Bulb is a rather mysterious setting for anyone who has never ventured beyond their camera’s automatic or semi-automatic exposure modes. Sometimes even finding Bulb can be a journey to previously unexplored areas of your camera’s workings.
Depending on the manufacturer and model of camera you use, Bulb is either displayed as B on the main command dial, or it is a shutter speed setting found when you are shooting in Manual (M) mode.
To activate Bulb in this way, you need to navigate to the slowest shutter speeds your camera allows and there, beyond 30secs, you’ll find Bulb or B. In Bulb, you can open the shutter for as long as you want.
There are no time limits, so it’s a popular setting for anyone wanting to shoot exposures that last longer than the 30secs limit you’ll usually find in other exposure modes. Of course, there is a catch.
Exposures in Bulb mode(opens in new tab)
In Bulb, you will get no help as to what the ‘correct’ exposure is, so you set aperture manually, and hold the exposure open for whatever time period you think is right. This alone requires some experimentation, but if you use Bulb a lot, you’ll soon start to get a feel for how much longer than 30secs you need the shutter to be open.
The other ‘catch’ is that to keep the shutter open you must have the shutter button pressed down the whole time. With long exposures this is obviously an issue since you would most likely move the camera and ruin the result. The way around this is to use a cable or remote release that allows you to start the exposure and then lock the shutter open until you physically close it.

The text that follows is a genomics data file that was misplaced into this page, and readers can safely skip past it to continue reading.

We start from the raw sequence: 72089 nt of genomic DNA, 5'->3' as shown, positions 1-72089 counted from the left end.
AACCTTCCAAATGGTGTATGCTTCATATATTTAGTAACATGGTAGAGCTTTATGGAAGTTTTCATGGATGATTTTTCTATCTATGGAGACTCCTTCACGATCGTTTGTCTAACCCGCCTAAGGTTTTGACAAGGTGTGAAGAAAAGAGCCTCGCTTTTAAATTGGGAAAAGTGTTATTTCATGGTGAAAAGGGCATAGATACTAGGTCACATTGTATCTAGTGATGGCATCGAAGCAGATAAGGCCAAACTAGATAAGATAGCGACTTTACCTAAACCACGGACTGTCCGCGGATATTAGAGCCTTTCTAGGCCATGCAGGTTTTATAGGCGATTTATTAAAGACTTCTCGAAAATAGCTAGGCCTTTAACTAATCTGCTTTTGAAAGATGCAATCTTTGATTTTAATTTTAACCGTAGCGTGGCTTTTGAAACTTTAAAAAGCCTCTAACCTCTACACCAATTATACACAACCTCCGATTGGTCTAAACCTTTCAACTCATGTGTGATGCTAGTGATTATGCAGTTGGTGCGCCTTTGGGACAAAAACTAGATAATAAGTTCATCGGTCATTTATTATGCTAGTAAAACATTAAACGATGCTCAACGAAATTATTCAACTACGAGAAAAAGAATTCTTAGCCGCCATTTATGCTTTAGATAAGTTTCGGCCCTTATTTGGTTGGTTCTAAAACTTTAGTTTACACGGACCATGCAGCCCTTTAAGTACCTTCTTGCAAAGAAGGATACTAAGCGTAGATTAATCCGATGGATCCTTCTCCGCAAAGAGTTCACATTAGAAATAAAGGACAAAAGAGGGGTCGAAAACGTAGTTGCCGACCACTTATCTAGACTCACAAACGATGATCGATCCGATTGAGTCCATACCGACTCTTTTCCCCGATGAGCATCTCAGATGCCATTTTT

The good news is, that once you get your head around the fact that Bulb is just another shutter speed that simply requires ‘locking open’ via a remote release, then a whole new area of interesting and creative long exposure photography opens up to you.
When shooting ultra-long exposures, a tripod is a must, and you need to be aware that long exposure noise has the potential to degrade image quality. However, even so, in Bulb it’s possible to shoot moonlit images that almost look like daylight or take stunning images of star trails in the night sky.
Black card exposures(opens in new tab)
There are occasions when even if the actual exposure required is less than 30secs, Bulb is still a good technique to use. For example, when shooting traffic trails or fireworks.
While the shutter speed for these subjects might only be 8 to 10secs, using Bulb allows you to leave the shutter open to time car lights moving through the frame or fireworks going off.
In between traffic or explosions, you can simply hold a black card over the lens, so no further exposure is made until the next car moves through the frame or another firework dazzles in the sky and you remove the card. This way you can build up the exposed lights over a longer period of time for a more dramatic image.